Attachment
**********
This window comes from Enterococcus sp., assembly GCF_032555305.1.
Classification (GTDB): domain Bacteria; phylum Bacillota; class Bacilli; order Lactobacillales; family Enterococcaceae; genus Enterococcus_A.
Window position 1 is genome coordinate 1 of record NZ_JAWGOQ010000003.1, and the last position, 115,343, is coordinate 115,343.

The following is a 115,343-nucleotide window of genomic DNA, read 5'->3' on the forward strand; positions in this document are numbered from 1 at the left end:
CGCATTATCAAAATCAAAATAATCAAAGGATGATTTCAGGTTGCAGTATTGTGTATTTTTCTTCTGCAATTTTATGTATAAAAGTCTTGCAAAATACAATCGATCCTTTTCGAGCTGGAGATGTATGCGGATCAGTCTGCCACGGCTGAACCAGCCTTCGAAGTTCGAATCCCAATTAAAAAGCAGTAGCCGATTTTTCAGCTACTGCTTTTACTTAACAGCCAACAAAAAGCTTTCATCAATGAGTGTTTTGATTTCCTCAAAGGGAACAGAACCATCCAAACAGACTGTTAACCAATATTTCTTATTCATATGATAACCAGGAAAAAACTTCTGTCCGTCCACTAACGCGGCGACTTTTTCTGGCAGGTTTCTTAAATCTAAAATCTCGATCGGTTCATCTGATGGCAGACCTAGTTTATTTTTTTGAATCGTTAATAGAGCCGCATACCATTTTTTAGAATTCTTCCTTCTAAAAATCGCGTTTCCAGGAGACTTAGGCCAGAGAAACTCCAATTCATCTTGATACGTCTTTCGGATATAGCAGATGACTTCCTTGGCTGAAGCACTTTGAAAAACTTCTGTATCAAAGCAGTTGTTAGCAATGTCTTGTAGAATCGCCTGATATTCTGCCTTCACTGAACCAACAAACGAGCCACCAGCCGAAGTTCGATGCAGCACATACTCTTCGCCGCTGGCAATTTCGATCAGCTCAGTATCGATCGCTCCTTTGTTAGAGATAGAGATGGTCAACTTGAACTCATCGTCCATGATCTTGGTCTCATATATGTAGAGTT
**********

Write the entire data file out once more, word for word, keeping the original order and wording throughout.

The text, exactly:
This window comes from Enterococcus sp., assembly GCF_032555305.1.
Classification (GTDB): domain Bacteria; phylum Bacillota; class Bacilli; order Lactobacillales; family Enterococcaceae; genus Enterococcus_A.
Window position 1 is genome coordinate 1 of record NZ_JAWGOQ010000003.1, and the last position, 115,343, is coordinate 115,343.

The following is a 115,343-nucleotide window of genomic DNA, read 5'->3' on the forward strand; positions in this document are numbered from 1 at the left end:
CGCATTATCAAAATCAAAATAATCAAAGGATGATTTCAGGTTGCAGTATTGTGTATTTTTCTTCTGCAATTTTATGTATAAAAGTCTTGCAAAATACAATCGATCCTTTTCGAGCTGGAGATGTATGCGGATCAGTCTGCCACGGCTGAACCAGCCTTCGAAGTTCGAATCCCAATTAAAAAGCAGTAGCCGATTTTTCAGCTACTGCTTTTACTTAACAGCCAACAAAAAGCTTTCATCAATGAGTGTTTTGATTTCCTCAAAGGGAACAGAACCATCCAAACAGACTGTTAACCAATATTTCTTATTCATATGATAACCAGGAAAAAACTTCTGTCCGTCCACTAACGCGGCGACTTTTTCTGGCAGGTTTCTTAAATCTAAAATCTCGATCGGTTCATCTGATGGCAGACCTAGTTTATTTTTTTGAATCGTTAATAGAGCCGCATACCATTTTTTAGAATTCTTCCTTCTAAAAATCGCGTTTCCAGGAGACTTAGGCCAGAGAAACTCCAATTCATCTTGATACGTCTTTCGGATATAGCAGATGACTTCCTTGGCTGAAGCACTTTGAAAAACTTCTGTATCAAAGCAGTTGTTAGCAATGTCTTGTAGAATCGCCTGATATTCTGCCTTCACTGAACCAACAAACGAGCCACCAGCCGAAGTTCGATGCAGCACATACTCTTCGCCGCTGGCAATTTCGATCAGCTCAGTATCGATCGCTCCTTTGTTAGAGATAGAGATGGTCAACTTGAACTCATCGTCCATGATCTTGGTCTCATATATGTAGAGTT